Thoracic Anesthesia


Thoracic Anesthesia Practice


9 Preoperative Risk Stratification of the Thoracic Surgical Patient

10 Bronchoscopy, Mediastinoscopy, and Chamberlain Procedure

11 Therapeutic Bronchoscopy, Airway Stents, and Other Closed Thorax Procedures

12 Mediastinal Masses: Implications for Anesthesiologists

13 Lung Resections for Cancer and Benign Chest Tumors

14 Extrapleural Pneumonectomy

15 Lung Volume Reduction Surgery

16 Pericardial Window Procedures

17 Esophageal Cancer Operations

18 Bronchopleural Fistula: Anesthetic Management

19 Anesthesia for Lung Transplantation

20 Thoracic Trauma Management

21 Anesthesia for Pediatric Thoracic Surgery

Preoperative Risk Stratification of the Thoracic Surgical Patient

David J. Ficke
Jerome M. Klafta

Key Points

1. All patients being considered for lung resection should have pulmonary function tests including spirometry and a DLCO (diffusing capacity of the lung for carbon monoxide) test, from which the predicted postoperative values are calculated. If the results are unfavorable, a measure of exercise capacity or peak oxygen consumption should be obtained.

2. Cardiac evaluation of the thoracic surgical patient should include surgeons, anesthesiologists, and cardiologists. Higher levels of perioperative risk may be acceptable because of the potential curative benefit of surgery for non-small-cell lung cancer.

3. A thorough history of cancer therapy that considers chemotherapy, radiation, and an evaluation of the paraneoplastic effects of the cancer identifies other potential perioperative vulnerabilities.

Case Vignette

A 69-year-old man is scheduled for a left pneumonectomy. A CT-guided biopsy 6 days ago revealed adenocarcinoma. He is obese and has hypertension, type 2 diabetes mellitus, osteoarthritis, and a 55 pack-year smoking history. When a mass was seen on his chest x-ray 2 weeks ago, he quit smoking. Pulmonary function tests show a moderately obstructive ventilatory defect with an FEV1 of 63% of predicted. He blames limited exercise tolerance on his “bad knees” and has never been evaluated by a cardiologist. How should this case be managed? Are there any other tests that would be helpful for stratifying his perioperative risk?

Thoracic surgery can have profound effects on cardiopulmonary function in the operating room, in the immediate postoperative setting, and in the long-term. The scope of thoracic surgery ranges from a thoracoscopic sympathectomy for a healthy 20-year-old patient to an extrapleural pneumonectomy for an 80-year-old with coronary disease and emphysema. Ever since the first pneumonectomy was described in 1933,1 physicians have been looking for a simple, effective way to evaluate patients to optimize outcomes. This chapter focuses primarily on the preoperative evaluation of patients who need pulmonary resection, but the principles apply for other thoracic surgeries as well. Esophageal surgery, for example, does not involve resection of lung tissue, but because esophageal pathology is associated with smoking, patients frequently have concurrent pulmonary disease. Several other considerations are noteworthy for esophageal surgery including the frequent presence of reflux and aspiration, poor nutritional status, and preoperative chemotherapy or radiation.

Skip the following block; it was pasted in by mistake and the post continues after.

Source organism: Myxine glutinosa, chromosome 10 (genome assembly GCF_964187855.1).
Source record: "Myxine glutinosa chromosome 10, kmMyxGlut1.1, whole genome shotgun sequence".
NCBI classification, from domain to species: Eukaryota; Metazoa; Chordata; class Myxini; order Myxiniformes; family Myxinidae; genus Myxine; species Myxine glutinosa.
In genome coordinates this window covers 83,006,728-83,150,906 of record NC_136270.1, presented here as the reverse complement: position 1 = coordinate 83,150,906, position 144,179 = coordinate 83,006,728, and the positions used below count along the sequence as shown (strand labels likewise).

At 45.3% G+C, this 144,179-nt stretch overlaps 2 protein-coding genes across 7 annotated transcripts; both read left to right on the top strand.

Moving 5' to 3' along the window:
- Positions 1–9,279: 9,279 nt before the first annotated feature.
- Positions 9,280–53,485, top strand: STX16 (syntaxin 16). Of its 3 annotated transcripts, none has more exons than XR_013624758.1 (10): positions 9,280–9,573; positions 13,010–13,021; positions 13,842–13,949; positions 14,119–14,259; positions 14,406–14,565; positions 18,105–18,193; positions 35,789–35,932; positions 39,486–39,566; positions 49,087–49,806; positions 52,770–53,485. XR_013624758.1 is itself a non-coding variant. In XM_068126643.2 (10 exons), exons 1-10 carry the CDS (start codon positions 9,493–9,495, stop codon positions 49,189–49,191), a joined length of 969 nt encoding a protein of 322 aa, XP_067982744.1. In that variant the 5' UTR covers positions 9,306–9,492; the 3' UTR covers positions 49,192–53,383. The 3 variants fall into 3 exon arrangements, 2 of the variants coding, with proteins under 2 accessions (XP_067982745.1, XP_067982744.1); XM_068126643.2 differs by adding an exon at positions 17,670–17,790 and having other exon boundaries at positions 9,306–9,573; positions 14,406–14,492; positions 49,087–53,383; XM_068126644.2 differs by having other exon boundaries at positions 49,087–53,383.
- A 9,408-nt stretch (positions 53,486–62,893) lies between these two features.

Understanding the surgical approach is critical to preparing for thoracic surgery. For example, if a patient has had coronary bypass surgery with an internal mammary artery, he is at high risk for myocardial ischemia during an ipsilateral extrapleural pneumonectomy. The unique physiology and pathophysiology of pulmonary resection necessitates several other considerations.

Pulmonary resection is generally performed on patients with lung cancer, which accounts for 160,000 deaths per year in the United States.2 Five-year survival—only 15% for all lung cancers—is 49% for patients with surgically resectable, localized disease. It is likely that surgery is responsible for most of the long-term survivors. Lung cancers double in size within 30 to 500 days,3 and faster growing tumors are associated with poorer prognosis.4 Because of the aggressive nature of lung cancer, many patients (and physicians) are willing to accept higher levels of risk than they might for other types of surgery. Preoperative evaluation, ideally, should not significantly delay a surgery that is potentially curative.

We next provide a framework for the evaluation of the thoracic surgery patient with focus on the respiratory and cardiovascular systems, the potential physiologic impact of other cancer therapies such as chemotherapy and radiation, as well as other unique considerations for thoracic surgery.

Minimally invasive techniques, particularly video-assisted thoracic surgery (VATS), have become increasingly popular in the past decade. A video-assisted thoracoscopic lobectomy may have fewer and less severe complications than the same procedure performed by a conventional thoracotomy,5,6 but preoperative evaluation of patients should be similar for both open and minimally invasive procedures. The removal of lung parenchyma and the physiologic changes this brings to the cardiorespiratory systems are not significantly different with either surgical technique–lung tissue is still removed. In addition, with VATS there is always the potential for conversion to an open procedure. Therefore, no distinction is made in this chapter between minimally invasive or open techniques with regard to preoperative risk stratification.